Canadian attitudes towards China have undergone a dramatic shift – from ambivalence to distrust – since the two countries became locked in a diplomatic dispute in late 2018. This paper argues that these hardened sentiments are unlikely to dissipate and Canada–China relations seem to have entered a new, warier phase.
Summary: The COVID-19 pandemic has accelerated developing geopolitical shifts that are unlikely to dissipate even after the pandemic's economic shock wanes. As a country long used to a more benign international environment, the future prosperity, security and well-being of Canadians will depend in no small measure on how well we navigate this unfamiliar world.
In Braver Canada: Shaping Our Destiny in a Precarious World, Derek Burney and Fen Hampson argue that Canada needs a new global strategy for a world of growing geopolitical rivalry. Although they wrote the book before the coronavirus pandemic, the longer-term political and economic shifts they analyze—including the rise of illiberal populism and “America First” nativism, an increasingly brazen and repressive China, mounting technological competition, and the weakening of international institutions and cooperation—seem to have been accentuated by the COVID-19 crisis. Geopolitical tensions, in other words, are not going away...
I chatted about "America's global role in the COVID-19 era" with Anne-Marie Slaughter, CEO of New America, Professor Emerita at Princeton University, former director of policy planning in the US Department of State, and the author of several big-thinking books about public policy and international affairs. This interview was part of the Recovery Project.
After China violated Hong Kong’s legislative autonomy by imposing a new security law on the territory, the United States and its traditional allies did something remarkable — they agreed. But this display of solidarity was fleeting.
The US, UK, EU, Japan, Canada, Australia, and New Zealand all issued critical statements. However, President Donald Trump then quickly announced the United States would protest China’s action by ending America’s special trade relationship with Hong Kong, whereas the EU rejected punitive economic measures.
Trump further vowed the US would ‘terminate’ its relationship with the World Health Organization (WHO) on the grounds that the agency has become a Chinese instrument. Although other democratic nations have expressed misgivings at the WHO’s handling of the coronavirus pandemic, many had implored Trump not to hobble the world’s main health agency in the midst of a global emergency.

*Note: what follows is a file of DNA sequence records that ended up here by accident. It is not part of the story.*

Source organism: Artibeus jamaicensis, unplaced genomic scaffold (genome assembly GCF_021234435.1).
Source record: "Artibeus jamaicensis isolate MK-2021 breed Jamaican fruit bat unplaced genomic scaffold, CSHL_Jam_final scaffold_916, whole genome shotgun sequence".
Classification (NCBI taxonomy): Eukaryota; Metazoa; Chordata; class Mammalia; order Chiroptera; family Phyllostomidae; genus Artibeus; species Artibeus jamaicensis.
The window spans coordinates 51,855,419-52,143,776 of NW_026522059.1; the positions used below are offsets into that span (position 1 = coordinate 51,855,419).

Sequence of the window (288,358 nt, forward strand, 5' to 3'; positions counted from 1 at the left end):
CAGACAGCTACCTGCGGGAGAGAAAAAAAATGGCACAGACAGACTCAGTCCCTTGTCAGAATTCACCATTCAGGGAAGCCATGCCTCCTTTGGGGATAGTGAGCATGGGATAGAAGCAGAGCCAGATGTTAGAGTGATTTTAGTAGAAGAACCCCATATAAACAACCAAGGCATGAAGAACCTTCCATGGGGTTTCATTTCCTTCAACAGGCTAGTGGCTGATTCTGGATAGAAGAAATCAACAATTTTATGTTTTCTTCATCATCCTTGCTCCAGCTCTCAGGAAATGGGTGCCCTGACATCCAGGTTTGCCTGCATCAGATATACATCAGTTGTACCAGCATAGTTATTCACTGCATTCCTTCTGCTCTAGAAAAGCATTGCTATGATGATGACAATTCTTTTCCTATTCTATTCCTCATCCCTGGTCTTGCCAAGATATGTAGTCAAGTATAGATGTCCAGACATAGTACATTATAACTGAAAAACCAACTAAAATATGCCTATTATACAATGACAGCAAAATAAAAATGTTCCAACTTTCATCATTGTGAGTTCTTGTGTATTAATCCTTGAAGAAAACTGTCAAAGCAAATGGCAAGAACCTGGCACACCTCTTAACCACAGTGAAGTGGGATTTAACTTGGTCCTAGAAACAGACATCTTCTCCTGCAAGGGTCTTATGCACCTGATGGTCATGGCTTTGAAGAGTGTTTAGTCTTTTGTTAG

Although this disunity may be unsurprising, it is sadly self-defeating. De...
A principal theme of international relations scholarship following the Cold War was the apparent erosion of state sovereignty caused by globalization's integrative effects and the proliferation of international institutions and networks. In recent years, however, scholars have noted a reverse trend: the reassertion of traditional, or Westphalian, state sovereignty. By contrast, I highlight another recent trend that has gone largely overlooked: the reaffirmation of older “extralegal” and “organic” versions of sovereignty by three of the world's most powerful states—Russia, China, and the United States. After tracing the genealogy of these older concepts, I consider how and why they have gained prominence in the official discourse of all three countries. I also explore the implications of this shift, which not only illustrates the importance of “norm retrieval” in international affairs, but also raises questions about the founda...
I delivered the opening speech at the Summit on Canada's Global Leadership in Ottawa on November 27, 2019. The event brought together several hundred Canadian development practitioners along with academics and experts in other areas of foreign policy.
Canada faces extraordinary international challenges, I argued, due to tectonic changes in international affairs that are not going away. Although Canadians have often viewed foreign policy as something of an afterthought, we can no longer afford to do so. The stakes are too high.